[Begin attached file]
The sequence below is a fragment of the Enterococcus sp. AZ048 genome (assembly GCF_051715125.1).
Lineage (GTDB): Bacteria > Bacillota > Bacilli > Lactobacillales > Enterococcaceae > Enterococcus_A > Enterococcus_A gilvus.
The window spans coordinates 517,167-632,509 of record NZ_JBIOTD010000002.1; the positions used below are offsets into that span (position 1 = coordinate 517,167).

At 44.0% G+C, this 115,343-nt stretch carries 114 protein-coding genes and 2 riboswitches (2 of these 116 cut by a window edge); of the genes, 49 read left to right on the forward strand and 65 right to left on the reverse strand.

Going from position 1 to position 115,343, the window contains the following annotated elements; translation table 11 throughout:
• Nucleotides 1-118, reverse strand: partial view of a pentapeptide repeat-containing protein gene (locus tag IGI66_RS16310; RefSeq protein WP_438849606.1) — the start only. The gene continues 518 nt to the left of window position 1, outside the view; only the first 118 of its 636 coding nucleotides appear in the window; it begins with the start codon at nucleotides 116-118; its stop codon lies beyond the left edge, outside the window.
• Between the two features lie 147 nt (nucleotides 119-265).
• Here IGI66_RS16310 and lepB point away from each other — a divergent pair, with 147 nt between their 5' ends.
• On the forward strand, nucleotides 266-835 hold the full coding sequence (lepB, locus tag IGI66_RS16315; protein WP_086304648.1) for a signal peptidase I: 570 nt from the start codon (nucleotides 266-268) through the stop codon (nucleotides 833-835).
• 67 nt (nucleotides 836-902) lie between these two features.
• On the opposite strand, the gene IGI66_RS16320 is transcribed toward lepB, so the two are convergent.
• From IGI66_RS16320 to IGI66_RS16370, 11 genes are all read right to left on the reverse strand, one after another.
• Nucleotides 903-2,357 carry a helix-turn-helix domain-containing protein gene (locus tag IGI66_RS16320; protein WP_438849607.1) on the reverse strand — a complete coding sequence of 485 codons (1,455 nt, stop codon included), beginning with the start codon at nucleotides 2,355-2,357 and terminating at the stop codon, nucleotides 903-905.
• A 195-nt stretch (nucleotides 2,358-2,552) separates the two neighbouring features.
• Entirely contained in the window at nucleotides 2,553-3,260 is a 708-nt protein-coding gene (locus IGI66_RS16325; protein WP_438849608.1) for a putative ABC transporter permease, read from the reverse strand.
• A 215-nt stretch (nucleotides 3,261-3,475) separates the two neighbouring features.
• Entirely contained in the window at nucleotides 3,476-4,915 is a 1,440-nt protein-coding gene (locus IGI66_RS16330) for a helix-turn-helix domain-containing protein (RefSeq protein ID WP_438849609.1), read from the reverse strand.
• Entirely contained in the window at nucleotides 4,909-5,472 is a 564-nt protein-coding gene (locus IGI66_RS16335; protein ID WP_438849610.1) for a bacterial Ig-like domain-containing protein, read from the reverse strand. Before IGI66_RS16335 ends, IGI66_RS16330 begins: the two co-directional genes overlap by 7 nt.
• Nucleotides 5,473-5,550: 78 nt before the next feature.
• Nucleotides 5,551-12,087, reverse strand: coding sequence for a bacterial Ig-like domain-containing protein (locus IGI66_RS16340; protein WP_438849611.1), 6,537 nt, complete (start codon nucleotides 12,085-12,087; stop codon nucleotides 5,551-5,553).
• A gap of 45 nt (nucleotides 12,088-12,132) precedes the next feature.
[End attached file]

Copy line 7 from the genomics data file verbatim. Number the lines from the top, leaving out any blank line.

• Between the two features lie 147 nt (nucleotides 119-265).